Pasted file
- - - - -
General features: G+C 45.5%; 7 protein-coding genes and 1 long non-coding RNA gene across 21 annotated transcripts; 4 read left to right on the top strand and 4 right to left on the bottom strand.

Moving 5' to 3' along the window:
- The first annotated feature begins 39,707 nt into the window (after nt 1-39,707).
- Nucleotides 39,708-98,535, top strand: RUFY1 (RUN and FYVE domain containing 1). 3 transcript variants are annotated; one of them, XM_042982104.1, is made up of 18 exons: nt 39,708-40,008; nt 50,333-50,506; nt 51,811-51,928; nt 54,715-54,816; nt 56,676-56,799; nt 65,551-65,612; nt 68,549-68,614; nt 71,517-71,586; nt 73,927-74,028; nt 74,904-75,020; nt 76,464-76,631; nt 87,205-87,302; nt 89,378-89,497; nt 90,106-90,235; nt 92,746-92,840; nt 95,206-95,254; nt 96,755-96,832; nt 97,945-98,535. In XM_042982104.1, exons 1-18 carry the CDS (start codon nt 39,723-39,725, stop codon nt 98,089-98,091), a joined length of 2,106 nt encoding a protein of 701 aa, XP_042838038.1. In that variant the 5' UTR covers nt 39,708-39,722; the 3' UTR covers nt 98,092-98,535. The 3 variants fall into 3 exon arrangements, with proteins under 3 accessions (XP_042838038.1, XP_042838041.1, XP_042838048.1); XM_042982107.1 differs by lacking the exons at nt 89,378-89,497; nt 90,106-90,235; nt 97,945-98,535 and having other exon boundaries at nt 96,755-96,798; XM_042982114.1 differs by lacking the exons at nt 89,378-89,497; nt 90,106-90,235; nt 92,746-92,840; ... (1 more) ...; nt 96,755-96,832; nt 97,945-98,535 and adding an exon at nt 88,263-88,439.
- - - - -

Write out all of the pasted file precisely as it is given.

General features: G+C 45.5%; 7 protein-coding genes and 1 long non-coding RNA gene across 21 annotated transcripts; 4 read left to right on the top strand and 4 right to left on the bottom strand.

Moving 5' to 3' along the window:
- The first annotated feature begins 39,707 nt into the window (after nt 1-39,707).
- Nucleotides 39,708-98,535, top strand: RUFY1 (RUN and FYVE domain containing 1). 3 transcript variants are annotated; one of them, XM_042982104.1, is made up of 18 exons: nt 39,708-40,008; nt 50,333-50,506; nt 51,811-51,928; nt 54,715-54,816; nt 56,676-56,799; nt 65,551-65,612; nt 68,549-68,614; nt 71,517-71,586; nt 73,927-74,028; nt 74,904-75,020; nt 76,464-76,631; nt 87,205-87,302; nt 89,378-89,497; nt 90,106-90,235; nt 92,746-92,840; nt 95,206-95,254; nt 96,755-96,832; nt 97,945-98,535. In XM_042982104.1, exons 1-18 carry the CDS (start codon nt 39,723-39,725, stop codon nt 98,089-98,091), a joined length of 2,106 nt encoding a protein of 701 aa, XP_042838038.1. In that variant the 5' UTR covers nt 39,708-39,722; the 3' UTR covers nt 98,092-98,535. The 3 variants fall into 3 exon arrangements, with proteins under 3 accessions (XP_042838038.1, XP_042838041.1, XP_042838048.1); XM_042982107.1 differs by lacking the exons at nt 89,378-89,497; nt 90,106-90,235; nt 97,945-98,535 and having other exon boundaries at nt 96,755-96,798; XM_042982114.1 differs by lacking the exons at nt 89,378-89,497; nt 90,106-90,235; nt 92,746-92,840; ... (1 more) ...; nt 96,755-96,832; nt 97,945-98,535 and adding an exon at nt 88,263-88,439.